After a period of 24 hours at room temperature, about 22 C., no visible precipitate formed. The ink was found to possess a viscosity of 1.98 cPs at 25 C., as measured using a Brookfield Model DV-E viscometer with a Haake Model K20 circulating bath used to control the ink temperature during the measurement, a surface tension of 50.3 dynes/cm, at room temperature, approximately 22 C., as measured using a Kruss Model K10 Surface Tensiometer, and a pH of 8.58, as measured at room temperature, about 22 C., using an Omega Model PHB 357 pH meter.

COMPARATIVE EXAMPLE 1

An ink was prepared in the same manner as above, using all of the same reagents in the same amounts, with the exception that poly(diethyldiallyl) ammonium chloride was selected in place of the poly(diethyldiallyl) ammonium bromide. This ink evidenced a considerable amount of precipitate upon addition of the dye, a film, 1 to 2 millimeters in thickness, containing visible particles, for example, greater than 10 microns by estimation, was found to coat the inner walls of the ink container. It is believed that significant amounts of the component used to formulate the ink were contained in this precipitate, thereby rendering it ineffective for ink jet applications such as aqueous Acoustic Ink Printing. The ink's physical properties and print quality were, therefore, not measured.

EXAMPLE II

Magenta Ink:

In a plastic bottle (HDPE) was added water (47.65 grams), sulfolane, (10.0 grams), thiodiethanol (8.0 grams), poly(diethyldiallyl) ammonium bromide (4.0 grams), potassium Iodide (2.5 grams), trizma premixed crystals (1.5 grams), a mixture consisting of tris(hydroxymethyl) aminomethane (66.36 w/w percent), and tris(hydroxymethyl)aminomethane hydrochloride (33.64 w/w percent), which mixture buffers the pH of the ink to a pH of approximately 8.5 pH units butyl carbitol (0.3 gram), and DOWICIL 200™ (0.05 gram). The above reagents were then stirred for approximately 1 hour using a magnetic stirrer at a speed of about 250 rpm, and at room temperature, about 22 C. To this mixture was added the dye solution Projet Magenta 3BOA (13.0 grams), available as a 10 w/w percent solution from Zeneca Specialties Inc. and Acid Red 52 (13.0 grams) available as a 10 w/w percent solution from Tricon Colors Inc., and the resulting solution stirred a further hour under the same conditions. The ink was then filtered using a cartridge filter apparatus (1 micron glass fiber filter), and its physical properties measured. The ink was then printed using an HP1600C printer, and its print quality characteristics measured. Prints were generated and measured on Color Xpressions paper, available from Xerox Corporation. A solid area print density greater than about 1.3 optical density units, for example 1.4, was measured using a Spectrolino densitometer, available from Gretag Macbeth. Waterfastness of the ink was about 85 percent, measured as the ratio of optical densities before and after a 5 minute soak in tap water held at room temperature, about 22 C. Curl was found to be 20 millimeters, measured as the average elevation of the four corners of a print made at 100 percent area coverage with a 1 centimeter unprinted border, on a standard 8.5″11″ sheet of paper.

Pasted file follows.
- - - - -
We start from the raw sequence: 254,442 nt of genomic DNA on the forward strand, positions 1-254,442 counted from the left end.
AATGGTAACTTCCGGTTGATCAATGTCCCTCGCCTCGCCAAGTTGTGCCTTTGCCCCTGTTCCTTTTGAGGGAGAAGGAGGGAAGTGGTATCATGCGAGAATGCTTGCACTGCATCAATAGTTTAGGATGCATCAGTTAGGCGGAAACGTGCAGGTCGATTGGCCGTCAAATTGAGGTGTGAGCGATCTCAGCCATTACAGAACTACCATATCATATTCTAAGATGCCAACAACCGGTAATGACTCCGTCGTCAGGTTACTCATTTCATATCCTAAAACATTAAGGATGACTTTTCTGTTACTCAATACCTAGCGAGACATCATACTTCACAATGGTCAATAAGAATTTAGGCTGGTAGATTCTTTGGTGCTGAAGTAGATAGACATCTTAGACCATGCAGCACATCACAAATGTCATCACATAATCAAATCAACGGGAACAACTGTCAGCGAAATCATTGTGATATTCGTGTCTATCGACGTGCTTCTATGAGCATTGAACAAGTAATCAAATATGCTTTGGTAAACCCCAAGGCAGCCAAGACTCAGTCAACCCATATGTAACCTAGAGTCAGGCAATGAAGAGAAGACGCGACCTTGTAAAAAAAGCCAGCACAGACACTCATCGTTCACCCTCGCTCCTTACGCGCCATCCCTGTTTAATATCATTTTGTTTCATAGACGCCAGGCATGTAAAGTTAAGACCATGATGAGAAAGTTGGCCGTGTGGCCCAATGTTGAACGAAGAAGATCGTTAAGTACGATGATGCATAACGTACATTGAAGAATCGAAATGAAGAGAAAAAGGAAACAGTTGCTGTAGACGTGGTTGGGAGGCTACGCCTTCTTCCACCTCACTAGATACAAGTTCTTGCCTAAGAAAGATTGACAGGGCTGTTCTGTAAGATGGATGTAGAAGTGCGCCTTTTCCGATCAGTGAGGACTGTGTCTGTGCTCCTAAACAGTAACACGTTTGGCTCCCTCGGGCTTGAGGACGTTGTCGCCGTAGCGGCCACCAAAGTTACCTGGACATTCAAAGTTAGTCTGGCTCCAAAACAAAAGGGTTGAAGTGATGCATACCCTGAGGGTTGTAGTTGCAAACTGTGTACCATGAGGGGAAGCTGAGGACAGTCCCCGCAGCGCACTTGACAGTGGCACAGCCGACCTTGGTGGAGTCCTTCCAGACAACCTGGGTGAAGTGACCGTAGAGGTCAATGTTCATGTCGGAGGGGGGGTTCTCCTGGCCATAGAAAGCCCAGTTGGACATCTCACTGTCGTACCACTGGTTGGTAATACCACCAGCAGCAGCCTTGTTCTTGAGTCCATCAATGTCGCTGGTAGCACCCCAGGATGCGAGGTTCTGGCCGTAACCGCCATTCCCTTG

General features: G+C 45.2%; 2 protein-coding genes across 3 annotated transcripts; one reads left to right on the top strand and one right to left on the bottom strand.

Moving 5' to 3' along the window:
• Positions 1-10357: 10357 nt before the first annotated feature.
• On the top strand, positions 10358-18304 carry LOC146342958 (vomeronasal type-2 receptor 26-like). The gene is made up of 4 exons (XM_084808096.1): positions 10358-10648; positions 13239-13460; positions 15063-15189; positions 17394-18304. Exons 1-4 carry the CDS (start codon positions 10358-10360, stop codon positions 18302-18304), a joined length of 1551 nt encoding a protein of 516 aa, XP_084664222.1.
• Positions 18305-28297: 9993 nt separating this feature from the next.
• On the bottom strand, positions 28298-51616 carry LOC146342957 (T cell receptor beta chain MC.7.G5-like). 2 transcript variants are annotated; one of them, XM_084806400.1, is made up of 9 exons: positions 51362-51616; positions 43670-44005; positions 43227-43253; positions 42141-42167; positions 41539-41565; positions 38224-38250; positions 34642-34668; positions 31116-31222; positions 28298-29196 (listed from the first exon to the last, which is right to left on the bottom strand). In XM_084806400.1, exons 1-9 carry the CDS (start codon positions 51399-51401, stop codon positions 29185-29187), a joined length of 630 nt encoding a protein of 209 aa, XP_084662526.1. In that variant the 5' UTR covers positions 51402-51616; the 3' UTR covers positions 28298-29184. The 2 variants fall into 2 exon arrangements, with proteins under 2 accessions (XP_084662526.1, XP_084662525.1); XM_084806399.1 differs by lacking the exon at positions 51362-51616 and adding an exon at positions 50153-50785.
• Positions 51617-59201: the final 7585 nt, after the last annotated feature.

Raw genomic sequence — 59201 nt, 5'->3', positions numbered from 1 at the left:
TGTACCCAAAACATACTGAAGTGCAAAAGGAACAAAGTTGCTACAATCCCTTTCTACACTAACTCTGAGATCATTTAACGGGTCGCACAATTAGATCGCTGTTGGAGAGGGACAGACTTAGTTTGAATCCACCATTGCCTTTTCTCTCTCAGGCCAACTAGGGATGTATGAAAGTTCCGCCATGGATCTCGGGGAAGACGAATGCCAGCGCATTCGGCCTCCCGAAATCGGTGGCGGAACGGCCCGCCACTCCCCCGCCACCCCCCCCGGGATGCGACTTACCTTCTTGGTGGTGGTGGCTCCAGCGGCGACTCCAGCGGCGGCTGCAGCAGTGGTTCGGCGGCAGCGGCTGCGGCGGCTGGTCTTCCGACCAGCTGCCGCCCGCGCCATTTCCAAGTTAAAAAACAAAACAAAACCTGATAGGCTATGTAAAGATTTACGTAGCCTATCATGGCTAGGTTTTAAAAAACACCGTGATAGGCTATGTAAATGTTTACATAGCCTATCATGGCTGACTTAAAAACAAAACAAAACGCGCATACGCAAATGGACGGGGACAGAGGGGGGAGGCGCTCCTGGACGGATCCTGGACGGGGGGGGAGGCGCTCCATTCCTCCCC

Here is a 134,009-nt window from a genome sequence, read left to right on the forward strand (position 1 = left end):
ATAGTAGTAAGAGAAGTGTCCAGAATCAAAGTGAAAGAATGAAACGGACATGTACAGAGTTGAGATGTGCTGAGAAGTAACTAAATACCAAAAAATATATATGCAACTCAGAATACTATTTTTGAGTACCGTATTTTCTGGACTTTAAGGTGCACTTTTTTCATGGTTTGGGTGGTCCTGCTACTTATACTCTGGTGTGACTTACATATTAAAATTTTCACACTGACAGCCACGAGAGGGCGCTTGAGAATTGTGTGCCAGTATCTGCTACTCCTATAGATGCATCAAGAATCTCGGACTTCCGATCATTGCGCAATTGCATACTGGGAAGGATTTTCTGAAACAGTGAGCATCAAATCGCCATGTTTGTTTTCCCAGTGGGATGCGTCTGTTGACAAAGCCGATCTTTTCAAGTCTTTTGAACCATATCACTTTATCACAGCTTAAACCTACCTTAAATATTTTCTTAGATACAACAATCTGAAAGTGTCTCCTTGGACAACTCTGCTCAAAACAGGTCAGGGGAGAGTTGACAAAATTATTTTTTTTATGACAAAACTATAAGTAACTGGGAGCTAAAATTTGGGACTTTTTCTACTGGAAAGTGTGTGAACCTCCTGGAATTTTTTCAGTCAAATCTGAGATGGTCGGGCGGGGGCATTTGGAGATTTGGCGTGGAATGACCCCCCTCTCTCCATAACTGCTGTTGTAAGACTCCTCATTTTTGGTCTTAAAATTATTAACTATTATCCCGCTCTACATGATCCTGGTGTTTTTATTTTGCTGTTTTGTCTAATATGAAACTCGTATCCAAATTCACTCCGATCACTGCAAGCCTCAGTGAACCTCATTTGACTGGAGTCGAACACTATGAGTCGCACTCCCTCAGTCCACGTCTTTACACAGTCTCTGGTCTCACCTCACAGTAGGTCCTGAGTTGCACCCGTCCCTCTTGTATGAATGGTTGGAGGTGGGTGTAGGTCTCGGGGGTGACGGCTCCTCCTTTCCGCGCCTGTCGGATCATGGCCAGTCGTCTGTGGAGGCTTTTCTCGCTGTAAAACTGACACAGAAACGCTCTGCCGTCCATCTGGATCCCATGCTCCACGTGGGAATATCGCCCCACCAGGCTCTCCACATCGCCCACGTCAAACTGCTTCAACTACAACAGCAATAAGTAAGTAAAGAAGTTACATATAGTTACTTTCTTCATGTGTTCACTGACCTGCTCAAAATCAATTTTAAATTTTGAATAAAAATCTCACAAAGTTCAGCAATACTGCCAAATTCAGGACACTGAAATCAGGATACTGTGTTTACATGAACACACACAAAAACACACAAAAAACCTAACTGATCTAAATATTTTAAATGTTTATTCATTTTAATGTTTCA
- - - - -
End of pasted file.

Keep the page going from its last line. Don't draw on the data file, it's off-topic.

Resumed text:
After a period of 24 hours at room temperature, about 22 C. The ink was found to possess a viscosity of 1.96 cPs, at 25 degrees centigrade, as measured using a Brookfield Model DV-E viscometer with a Haake Model K20 circulating bath used to control the ink temperature during the measurement, a surface tension of 50.2 dynes/cm, as measured using a Kruss Model K10 Surface Tensiometer, and a pH of 8.54, as measured at room temperature, about 22 C., using an Omega Model PHB 357 pH meter.

COMPARATIVE EXAMPLE 2

An ink is prepared in the same manner of Example II above, using all of the same reagents in the same amounts, with the exception that poly(diethyldiallyl) ammonium chloride was selected in place of poly(diethyldiallyl) ammonium bromide. This ink evidenced a considerable about of precipitate upon addition of the dye, as evidenced by a film, 1 to 2 millimeters in thickness, containing visible particles, for example, greater than about 10 microns by estimation coated the inner walls of the ink container. It is believed that significant amounts of material used to formulate the ink were contained in this precipitate, thereby rendering it ineffective for ink jet applications such as aqueous Acoustic Ink Printing, or thermal ink jet. The ink's physical properties and print quality were, therefore, not measured

EXAMPLE III

Yellow Ink: